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Saving tips to conquer Compulsive Spending

They often buy things that they don’t need. And without control over their spending, they land in financial trouble.

Niyati starts the day by logging on to the internet. A message flashes on her screen ‘three-day sale’ on electronics and other items has begun. A time-bound flash sale offer on a designer item gets her to frantically add it to the cart– lest it vanishes.

Two days later, the parcel arrives and she realises that the ninth pair of designer boots was superfluous.

Niyati is one of the many compulsive spenders; they often buy things that they don’t need. And without control over their spending, they land in financial trouble.

However, there are ways one could get finances back in order and curb unnecessary spending.

1. Identify the Trouble Spots

If one is a compulsive spender, it is very unlikely they will be following any budgeting system. For it would have already highlighted the fault lines.

One of the easiest ways to get started in budgeting is to use the 50-20-30 rule to budgeting. 50% of your income should go towards living expenses and essentials (household needs) like rent, food and groceries, utility bills and others. Another 20% towards financial goals in the form of savings and investment. And 30% of your income towards flexible spending (household wants) such as entertainment and travel.

Essentially, compulsive spenders need to target household wants and reduce spending to get finances back in shape.


Start by putting upper limits to items of spending like dining, movies, leisure travel and so on.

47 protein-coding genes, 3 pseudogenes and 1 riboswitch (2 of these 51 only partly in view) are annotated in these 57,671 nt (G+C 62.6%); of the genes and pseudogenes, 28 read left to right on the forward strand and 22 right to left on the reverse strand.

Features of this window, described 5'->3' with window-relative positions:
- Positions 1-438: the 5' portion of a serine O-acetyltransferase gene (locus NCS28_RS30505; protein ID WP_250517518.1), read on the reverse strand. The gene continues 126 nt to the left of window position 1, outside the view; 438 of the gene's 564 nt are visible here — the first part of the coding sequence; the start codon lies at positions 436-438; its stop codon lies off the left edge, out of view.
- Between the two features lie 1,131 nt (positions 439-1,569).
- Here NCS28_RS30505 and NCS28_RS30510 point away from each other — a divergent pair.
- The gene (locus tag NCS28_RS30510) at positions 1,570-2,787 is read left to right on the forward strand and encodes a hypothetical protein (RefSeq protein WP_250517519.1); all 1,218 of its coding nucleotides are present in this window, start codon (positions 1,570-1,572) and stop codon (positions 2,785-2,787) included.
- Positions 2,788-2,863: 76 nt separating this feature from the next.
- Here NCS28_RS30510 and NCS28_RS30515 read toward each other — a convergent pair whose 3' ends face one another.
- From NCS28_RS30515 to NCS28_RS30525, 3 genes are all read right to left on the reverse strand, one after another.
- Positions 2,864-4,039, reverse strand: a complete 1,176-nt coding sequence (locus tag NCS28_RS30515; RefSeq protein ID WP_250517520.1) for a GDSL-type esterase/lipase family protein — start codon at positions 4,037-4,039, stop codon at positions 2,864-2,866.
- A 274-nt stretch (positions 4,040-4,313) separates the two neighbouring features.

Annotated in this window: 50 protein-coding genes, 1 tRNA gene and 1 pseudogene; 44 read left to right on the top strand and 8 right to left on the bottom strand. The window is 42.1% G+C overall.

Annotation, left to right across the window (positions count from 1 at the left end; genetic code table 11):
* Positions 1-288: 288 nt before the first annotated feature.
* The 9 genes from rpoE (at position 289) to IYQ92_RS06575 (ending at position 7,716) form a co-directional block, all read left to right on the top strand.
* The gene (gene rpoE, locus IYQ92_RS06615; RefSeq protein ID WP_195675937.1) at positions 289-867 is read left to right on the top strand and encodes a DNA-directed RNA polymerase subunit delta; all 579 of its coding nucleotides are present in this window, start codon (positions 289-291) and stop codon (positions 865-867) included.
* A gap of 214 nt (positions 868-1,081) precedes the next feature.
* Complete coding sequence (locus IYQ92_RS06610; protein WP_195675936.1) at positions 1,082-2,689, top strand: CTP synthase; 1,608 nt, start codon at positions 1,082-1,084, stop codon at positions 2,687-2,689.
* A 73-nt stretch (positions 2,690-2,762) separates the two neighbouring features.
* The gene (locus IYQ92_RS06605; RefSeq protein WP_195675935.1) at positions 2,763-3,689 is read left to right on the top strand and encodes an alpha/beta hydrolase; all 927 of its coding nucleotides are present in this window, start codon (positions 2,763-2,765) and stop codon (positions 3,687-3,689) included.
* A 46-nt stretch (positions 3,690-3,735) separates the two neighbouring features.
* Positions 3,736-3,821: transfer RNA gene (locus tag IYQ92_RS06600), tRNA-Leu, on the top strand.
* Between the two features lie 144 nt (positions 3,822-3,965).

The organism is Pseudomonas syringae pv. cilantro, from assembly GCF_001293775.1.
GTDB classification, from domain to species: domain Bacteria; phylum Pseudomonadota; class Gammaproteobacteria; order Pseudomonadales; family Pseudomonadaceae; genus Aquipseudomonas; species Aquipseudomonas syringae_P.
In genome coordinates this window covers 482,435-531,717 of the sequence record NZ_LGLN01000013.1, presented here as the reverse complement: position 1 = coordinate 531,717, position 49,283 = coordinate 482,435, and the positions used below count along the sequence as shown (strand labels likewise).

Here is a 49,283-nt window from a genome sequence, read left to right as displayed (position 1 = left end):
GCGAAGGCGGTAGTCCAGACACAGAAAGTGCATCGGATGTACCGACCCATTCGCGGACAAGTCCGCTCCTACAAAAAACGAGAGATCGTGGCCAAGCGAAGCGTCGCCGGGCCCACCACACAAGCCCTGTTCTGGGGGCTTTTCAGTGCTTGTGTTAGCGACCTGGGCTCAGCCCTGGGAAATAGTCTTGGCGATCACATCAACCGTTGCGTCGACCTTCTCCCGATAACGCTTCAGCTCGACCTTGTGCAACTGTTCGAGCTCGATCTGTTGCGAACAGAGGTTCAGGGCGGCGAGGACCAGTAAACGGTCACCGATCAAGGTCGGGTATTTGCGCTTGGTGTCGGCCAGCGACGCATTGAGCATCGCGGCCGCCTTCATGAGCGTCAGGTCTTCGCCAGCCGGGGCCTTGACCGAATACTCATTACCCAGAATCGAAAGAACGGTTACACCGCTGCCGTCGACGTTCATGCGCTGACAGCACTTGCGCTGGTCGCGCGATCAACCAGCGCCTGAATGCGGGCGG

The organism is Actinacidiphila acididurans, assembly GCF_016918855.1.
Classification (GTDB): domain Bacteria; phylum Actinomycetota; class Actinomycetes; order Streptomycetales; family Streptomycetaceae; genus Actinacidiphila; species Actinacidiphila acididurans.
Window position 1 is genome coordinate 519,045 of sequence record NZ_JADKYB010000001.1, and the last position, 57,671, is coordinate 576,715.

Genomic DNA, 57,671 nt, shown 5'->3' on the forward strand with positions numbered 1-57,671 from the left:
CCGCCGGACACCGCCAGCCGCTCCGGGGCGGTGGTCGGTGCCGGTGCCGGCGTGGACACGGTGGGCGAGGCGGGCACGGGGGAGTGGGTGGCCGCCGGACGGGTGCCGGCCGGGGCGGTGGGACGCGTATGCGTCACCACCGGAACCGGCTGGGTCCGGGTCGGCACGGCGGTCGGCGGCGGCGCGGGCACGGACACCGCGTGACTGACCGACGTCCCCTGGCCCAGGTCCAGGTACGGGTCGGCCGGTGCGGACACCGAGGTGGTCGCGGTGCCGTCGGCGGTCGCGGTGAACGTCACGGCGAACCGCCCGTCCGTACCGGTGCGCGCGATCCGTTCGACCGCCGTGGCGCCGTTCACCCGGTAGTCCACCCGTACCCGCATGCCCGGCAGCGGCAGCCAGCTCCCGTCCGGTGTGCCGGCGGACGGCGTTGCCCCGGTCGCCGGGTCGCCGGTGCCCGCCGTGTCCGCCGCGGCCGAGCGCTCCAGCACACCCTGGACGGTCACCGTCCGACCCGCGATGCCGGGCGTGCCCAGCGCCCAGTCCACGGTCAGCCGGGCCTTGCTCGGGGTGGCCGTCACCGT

2. Cooling period

Whenever you are doing any non-essential purchases, give a waiting period of 24 hours or more. If you are in the mall, and come across attractive furniture, make a note of it. If you happen to see an interesting gadget online, put it in the wish list.

Revisit after a day to consider if you really need it. Often, that momentary pause and memory of past experiences gives you an inkling as to whether you actually need it. If 24 hours is less, stretch the waiting period to a week or a month. Good things can always wait, if they are worth it.

3. Shop with a list

People often visit the supermarket to buy toothpaste and groceries and end up putting items like gum, chocolates and unwanted crockery in their shopping cart. Prepare a shopping list beforehand to curb impulse buying.  Keep your visits to the malls to a bare minimum. If you are an online shopper, shut off the flow of offers and promotional mails by unsubscribing from their mailing list.


Whenever you are doing any non-essential purchases, give a waiting period of 24 hours or more. If you are in the mall, and come across attractive furniture, make a note of it. If you happen to see an interesting gadget online, put it in the wish list.

4. Automate Investments

You also need to automate your investments for meeting your financial goals. At least 20% of your income should go towards investments intended to meet long-term or short-term financial goals. Start a SIP, that typically debits your bank account a few days away from your salary day. That way you will ensure your financial goals like retirement or children’s education are not compromised.

In short, compulsive spenders can get their finances in order and save for the future by doing the following: Identifying trouble spots through a simple budgeting system, setting spending limits, preparing a shopping list beforehand and by putting a waiting period to curb impulse buying. Moreover, by automating investments they will ensure their financial goals are not compromised.

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